Tampa Bay Water is reaching several significant milestones on a multiyear, multimillion-dollar program to develop, store, treat and transport new sources of potable water. A 66-million-gal-per-day surface water plant started production last month. After breaking ground in August, contractors are marshaling a large heavy equipment fleet to construct a 1,100-acre regional reservoir that will begin storing 15 billion gallons of water when complete in August 2004. A 25-mgd seawater desalination plant is near completion and is to begin production in November despite two bankruptcies on the design-build-operate team. To tie these components together and integrate them into the agency's existing system, contractors are placing some 70 miles of large-diameter transmission pipelines.
ACCESS Pipe work employs different placement methods, including a 40-ft-dia shaft for a tunnel boring machine. (Photo courtesy of Kenko Inc.)
Several interties and pump stations, a wellfield and a 9-mgd groundwater treatment plant round out 11 capital contracts currently under way. Totaling $609 million for design, construction and program management, the work comprises the first and largest phase of Tampa Bay Water's master plan, an ambitious three-stage effort to reduce the water wholesaler's groundwater extraction under permit from 192 mgd at the program's inception in 1998 to 90 mgd in 2008.
"We had to do something. We had over-permitted the system. We were extracting more groundwater than we could replenish," says Jerry Maxwell, the agency's executive director. Tampa Bay Water, which evolved from a regional agency established in 1974, is a wholesale water purveyor for Hillsborough, Pasco and Pinellas counties and the cities of Tampa, St. Petersburg and New Port Richey. The rate base includes about 2.1 million commercial and residential customers.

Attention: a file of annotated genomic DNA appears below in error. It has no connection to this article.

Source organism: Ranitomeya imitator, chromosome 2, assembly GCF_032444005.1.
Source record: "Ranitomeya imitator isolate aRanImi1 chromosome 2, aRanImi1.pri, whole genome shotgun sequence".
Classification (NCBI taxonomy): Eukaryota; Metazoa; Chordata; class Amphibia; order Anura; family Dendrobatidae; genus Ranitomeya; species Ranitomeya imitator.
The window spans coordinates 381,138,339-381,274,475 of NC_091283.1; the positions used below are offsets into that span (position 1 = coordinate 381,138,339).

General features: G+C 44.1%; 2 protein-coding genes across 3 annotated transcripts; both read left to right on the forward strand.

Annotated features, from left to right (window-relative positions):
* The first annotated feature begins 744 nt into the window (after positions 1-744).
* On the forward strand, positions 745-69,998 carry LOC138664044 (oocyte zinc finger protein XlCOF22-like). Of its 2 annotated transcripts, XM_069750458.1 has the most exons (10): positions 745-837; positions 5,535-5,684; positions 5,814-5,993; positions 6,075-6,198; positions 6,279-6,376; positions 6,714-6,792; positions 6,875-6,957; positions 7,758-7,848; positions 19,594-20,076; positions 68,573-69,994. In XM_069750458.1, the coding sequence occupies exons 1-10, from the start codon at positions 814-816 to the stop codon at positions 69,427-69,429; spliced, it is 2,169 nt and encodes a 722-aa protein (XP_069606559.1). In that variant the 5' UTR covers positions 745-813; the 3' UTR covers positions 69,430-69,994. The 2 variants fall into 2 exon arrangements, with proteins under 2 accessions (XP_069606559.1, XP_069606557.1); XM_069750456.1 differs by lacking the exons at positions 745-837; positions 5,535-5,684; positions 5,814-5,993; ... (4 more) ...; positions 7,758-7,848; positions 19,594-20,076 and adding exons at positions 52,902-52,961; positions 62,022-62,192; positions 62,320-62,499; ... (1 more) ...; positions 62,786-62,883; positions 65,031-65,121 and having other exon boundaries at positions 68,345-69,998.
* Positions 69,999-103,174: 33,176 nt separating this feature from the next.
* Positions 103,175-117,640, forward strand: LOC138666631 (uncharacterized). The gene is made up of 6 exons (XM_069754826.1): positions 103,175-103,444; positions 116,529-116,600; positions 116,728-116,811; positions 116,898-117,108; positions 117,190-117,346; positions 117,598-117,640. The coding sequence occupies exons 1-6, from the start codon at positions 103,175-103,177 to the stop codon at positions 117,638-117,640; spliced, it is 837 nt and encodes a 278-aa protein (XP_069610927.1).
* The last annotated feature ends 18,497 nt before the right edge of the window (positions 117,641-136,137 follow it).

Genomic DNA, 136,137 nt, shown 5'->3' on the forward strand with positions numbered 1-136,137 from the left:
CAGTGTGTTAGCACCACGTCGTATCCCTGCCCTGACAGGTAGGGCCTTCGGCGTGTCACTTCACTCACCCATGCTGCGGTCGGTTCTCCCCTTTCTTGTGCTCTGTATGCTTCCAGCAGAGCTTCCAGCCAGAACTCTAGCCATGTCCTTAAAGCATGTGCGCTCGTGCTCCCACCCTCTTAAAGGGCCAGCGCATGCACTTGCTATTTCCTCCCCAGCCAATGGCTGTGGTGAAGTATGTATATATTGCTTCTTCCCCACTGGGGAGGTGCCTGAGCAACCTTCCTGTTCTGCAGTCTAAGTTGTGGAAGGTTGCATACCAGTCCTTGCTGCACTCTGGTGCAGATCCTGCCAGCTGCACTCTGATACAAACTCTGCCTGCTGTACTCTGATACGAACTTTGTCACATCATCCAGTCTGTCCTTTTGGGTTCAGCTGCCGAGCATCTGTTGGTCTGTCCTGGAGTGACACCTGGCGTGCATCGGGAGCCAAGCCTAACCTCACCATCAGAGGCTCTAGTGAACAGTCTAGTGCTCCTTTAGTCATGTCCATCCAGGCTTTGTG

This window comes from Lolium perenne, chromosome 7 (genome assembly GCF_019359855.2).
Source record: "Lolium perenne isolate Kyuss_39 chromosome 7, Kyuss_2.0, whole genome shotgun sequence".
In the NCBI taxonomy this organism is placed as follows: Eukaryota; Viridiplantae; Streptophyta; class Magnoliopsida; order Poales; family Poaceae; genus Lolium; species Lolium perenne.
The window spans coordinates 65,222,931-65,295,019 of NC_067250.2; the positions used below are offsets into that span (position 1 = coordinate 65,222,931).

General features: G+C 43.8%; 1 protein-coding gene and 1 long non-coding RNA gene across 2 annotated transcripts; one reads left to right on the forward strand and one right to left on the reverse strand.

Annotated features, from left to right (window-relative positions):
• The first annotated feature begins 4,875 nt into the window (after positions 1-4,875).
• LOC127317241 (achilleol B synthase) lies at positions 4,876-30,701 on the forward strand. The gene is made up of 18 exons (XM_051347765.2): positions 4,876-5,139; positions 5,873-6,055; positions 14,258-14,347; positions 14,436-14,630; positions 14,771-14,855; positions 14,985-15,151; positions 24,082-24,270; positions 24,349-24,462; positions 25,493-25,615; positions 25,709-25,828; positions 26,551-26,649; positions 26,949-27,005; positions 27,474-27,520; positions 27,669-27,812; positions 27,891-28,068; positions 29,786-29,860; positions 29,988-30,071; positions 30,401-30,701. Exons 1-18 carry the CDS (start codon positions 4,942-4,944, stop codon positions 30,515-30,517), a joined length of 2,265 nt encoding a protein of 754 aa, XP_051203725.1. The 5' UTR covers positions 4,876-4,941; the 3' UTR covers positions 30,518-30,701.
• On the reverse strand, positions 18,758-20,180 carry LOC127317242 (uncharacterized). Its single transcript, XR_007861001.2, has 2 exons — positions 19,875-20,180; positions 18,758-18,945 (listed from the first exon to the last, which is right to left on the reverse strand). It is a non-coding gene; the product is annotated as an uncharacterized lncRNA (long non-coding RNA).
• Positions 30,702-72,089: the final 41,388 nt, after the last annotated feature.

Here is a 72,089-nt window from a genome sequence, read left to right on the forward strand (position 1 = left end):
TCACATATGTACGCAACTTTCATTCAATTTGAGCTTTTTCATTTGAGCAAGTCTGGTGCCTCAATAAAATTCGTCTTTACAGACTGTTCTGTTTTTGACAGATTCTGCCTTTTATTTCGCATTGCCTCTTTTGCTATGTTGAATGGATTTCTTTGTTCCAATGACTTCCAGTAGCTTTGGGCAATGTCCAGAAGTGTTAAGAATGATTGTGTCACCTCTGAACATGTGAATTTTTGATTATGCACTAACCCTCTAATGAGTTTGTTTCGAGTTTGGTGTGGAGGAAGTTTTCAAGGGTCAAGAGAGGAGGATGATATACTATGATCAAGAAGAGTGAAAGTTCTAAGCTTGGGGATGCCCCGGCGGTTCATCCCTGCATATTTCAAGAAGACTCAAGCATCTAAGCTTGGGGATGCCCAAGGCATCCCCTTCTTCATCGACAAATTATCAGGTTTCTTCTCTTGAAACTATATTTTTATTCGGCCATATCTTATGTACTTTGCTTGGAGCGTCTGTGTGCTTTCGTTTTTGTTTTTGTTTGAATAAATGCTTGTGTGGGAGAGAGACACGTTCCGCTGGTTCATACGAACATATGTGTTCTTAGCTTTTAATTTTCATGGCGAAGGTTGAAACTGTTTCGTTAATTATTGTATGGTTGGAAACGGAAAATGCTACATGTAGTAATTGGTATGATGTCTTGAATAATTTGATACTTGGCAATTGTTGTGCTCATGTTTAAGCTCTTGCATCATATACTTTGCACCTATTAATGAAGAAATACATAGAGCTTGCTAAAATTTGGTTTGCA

WATER CZAR Outsourcer Maxwell.
Maxwell calls the vectors that influence Gulf Coastal Florida's water policy "the four D's: drought, drainage, development and drawdown." The agency's power over the first three is minimal. "But we can attack the drawdown. We knew we could cut down on groundwater extraction, develop new sources of water further south, store it until we need it and be able to blend several sources to deliver a product that exceeds Safe Drinking Water Act standards," he says.
A steady rise in population is one factor making water politics as contentious in lush, subtropical Florida as in the arid West. Still, the agency's plans attracted scant public notice until a six-year drought pushed the issue onto front pages and television newscasts. "We normally average 52 to 54 inches of rain a year, but from 1988 to '94, we got numbers in the 30s and 40s," says Maxwell. Suddenly a host of interested parties took a keen interest in Tampa Bay Water's evolving game plan: developers, agricultural interests, the Florida Dept. of Environmental Protection, the South Florida Water Management District, the general public and even a 750-lb rogue alligator.